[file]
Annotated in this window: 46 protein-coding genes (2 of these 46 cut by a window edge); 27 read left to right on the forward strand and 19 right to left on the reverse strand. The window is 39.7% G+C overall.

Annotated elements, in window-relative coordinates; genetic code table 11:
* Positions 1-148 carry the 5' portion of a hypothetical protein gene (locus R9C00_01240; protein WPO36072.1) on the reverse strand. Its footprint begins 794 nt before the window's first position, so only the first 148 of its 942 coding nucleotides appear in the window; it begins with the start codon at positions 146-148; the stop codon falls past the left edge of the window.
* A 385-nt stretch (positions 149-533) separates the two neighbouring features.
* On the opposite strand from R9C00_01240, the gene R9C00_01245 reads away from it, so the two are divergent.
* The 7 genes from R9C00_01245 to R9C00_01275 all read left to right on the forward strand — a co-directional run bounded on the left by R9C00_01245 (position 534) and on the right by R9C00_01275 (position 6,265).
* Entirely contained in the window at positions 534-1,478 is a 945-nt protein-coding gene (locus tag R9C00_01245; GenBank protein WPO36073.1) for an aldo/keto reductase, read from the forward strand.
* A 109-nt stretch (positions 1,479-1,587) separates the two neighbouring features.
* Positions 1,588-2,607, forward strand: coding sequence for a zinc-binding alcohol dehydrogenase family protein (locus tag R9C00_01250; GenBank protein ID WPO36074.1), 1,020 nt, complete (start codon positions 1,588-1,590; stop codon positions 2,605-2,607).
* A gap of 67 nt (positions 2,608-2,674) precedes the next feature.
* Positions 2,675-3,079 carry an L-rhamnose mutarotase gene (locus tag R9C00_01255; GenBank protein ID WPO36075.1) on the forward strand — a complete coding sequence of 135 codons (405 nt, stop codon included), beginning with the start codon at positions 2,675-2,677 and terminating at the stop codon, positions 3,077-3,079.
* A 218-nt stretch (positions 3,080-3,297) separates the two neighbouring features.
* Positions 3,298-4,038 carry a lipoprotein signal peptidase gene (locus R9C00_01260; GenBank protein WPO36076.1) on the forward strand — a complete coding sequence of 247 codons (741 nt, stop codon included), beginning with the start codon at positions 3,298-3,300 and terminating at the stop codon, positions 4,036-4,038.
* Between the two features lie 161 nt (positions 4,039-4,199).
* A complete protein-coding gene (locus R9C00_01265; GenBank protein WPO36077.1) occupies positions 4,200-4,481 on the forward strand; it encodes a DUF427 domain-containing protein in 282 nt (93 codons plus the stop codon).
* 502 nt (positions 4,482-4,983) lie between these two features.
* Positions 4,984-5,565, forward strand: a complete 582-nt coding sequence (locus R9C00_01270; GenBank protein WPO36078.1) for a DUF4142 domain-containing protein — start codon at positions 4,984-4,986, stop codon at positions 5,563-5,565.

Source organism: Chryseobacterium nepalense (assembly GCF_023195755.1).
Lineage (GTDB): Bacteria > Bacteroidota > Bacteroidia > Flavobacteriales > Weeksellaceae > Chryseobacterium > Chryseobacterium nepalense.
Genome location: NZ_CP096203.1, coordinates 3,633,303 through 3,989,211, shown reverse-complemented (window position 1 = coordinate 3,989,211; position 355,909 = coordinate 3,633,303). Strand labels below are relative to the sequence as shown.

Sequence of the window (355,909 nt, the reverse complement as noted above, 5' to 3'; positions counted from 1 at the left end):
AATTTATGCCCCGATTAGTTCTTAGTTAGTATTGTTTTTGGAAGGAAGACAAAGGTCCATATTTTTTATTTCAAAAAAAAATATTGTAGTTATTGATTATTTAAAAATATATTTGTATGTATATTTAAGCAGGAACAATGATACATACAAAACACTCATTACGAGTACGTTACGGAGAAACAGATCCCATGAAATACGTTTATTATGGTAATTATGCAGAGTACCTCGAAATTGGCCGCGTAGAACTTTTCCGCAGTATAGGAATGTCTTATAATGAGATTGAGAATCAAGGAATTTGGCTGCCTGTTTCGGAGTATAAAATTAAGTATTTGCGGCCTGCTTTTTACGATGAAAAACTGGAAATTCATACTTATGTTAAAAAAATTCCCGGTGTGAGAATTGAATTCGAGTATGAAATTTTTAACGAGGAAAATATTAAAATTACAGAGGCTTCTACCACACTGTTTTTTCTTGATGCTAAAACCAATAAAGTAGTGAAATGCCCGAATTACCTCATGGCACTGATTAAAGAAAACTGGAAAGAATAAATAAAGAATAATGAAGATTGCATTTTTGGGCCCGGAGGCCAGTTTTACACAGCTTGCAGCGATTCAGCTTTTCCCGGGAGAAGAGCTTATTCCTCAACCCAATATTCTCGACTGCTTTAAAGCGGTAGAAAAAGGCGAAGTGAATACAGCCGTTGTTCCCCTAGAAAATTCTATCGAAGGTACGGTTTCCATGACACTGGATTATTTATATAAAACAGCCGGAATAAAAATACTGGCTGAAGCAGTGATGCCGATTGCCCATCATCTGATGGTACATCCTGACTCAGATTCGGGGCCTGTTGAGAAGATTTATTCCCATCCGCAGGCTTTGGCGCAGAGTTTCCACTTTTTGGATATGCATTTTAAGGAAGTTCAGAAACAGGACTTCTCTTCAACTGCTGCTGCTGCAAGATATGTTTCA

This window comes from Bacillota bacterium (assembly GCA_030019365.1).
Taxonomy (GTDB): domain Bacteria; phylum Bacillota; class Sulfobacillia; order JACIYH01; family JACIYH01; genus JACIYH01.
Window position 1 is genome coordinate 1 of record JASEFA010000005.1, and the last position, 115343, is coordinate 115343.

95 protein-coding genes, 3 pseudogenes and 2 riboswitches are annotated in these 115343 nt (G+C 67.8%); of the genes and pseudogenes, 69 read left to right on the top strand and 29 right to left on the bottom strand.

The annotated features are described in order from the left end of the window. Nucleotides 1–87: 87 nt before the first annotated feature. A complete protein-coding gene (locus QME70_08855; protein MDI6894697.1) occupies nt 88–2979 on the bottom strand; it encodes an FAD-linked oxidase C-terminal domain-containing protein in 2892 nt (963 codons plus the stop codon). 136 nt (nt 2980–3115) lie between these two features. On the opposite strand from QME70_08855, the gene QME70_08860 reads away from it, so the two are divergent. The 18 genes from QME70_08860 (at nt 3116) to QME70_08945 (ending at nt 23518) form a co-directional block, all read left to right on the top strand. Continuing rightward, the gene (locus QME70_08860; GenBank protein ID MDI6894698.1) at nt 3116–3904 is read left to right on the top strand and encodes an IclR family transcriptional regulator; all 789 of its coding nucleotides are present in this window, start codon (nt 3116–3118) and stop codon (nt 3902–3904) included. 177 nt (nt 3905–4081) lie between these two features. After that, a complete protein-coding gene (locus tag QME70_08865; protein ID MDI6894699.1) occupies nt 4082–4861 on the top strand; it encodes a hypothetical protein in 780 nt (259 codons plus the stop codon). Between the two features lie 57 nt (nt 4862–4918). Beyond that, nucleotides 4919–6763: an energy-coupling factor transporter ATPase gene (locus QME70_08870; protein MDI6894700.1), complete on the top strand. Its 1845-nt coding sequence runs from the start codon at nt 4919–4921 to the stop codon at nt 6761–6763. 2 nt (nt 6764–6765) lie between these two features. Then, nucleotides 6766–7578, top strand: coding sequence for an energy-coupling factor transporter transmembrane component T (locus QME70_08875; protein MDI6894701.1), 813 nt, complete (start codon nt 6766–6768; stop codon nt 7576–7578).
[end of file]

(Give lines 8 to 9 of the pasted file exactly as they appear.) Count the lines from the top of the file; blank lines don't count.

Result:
* A 109-nt stretch (positions 1,479-1,587) separates the two neighbouring features.
* Positions 1,588-2,607, forward strand: coding sequence for a zinc-binding alcohol dehydrogenase family protein (locus tag R9C00_01250; GenBank protein ID WPO36074.1), 1,020 nt, complete (start codon positions 1,588-1,590; stop codon positions 2,605-2,607).